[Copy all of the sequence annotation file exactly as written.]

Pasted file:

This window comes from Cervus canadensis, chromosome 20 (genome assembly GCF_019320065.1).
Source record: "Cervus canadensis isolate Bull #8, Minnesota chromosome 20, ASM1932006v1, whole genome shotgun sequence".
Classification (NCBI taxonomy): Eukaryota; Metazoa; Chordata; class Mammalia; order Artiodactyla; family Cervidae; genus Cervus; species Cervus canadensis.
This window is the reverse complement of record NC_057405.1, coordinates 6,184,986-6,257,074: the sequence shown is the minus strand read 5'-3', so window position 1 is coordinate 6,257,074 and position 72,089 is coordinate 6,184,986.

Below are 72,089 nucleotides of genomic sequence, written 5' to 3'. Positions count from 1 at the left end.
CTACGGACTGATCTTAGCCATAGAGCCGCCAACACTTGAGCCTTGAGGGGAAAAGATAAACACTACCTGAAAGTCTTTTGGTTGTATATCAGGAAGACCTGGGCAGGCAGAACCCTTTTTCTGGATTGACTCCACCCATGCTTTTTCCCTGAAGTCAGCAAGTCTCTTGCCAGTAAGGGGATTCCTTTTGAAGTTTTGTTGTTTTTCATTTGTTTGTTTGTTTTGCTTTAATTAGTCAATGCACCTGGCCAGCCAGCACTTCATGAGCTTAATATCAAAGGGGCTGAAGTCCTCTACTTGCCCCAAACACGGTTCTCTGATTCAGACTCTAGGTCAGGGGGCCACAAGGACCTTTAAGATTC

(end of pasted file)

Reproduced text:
This window comes from Cervus canadensis, chromosome 20 (genome assembly GCF_019320065.1).
Source record: "Cervus canadensis isolate Bull #8, Minnesota chromosome 20, ASM1932006v1, whole genome shotgun sequence".
Classification (NCBI taxonomy): Eukaryota; Metazoa; Chordata; class Mammalia; order Artiodactyla; family Cervidae; genus Cervus; species Cervus canadensis.
This window is the reverse complement of record NC_057405.1, coordinates 6,184,986-6,257,074: the sequence shown is the minus strand read 5'-3', so window position 1 is coordinate 6,257,074 and position 72,089 is coordinate 6,184,986.

Below are 72,089 nucleotides of genomic sequence, written 5' to 3'. Positions count from 1 at the left end.
CTACGGACTGATCTTAGCCATAGAGCCGCCAACACTTGAGCCTTGAGGGGAAAAGATAAACACTACCTGAAAGTCTTTTGGTTGTATATCAGGAAGACCTGGGCAGGCAGAACCCTTTTTCTGGATTGACTCCACCCATGCTTTTTCCCTGAAGTCAGCAAGTCTCTTGCCAGTAAGGGGATTCCTTTTGAAGTTTTGTTGTTTTTCATTTGTTTGTTTGTTTTGCTTTAATTAGTCAATGCACCTGGCCAGCCAGCACTTCATGAGCTTAATATCAAAGGGGCTGAAGTCCTCTACTTGCCCCAAACACGGTTCTCTGATTCAGACTCTAGGTCAGGGGGCCACAAGGACCTTTAAGATTC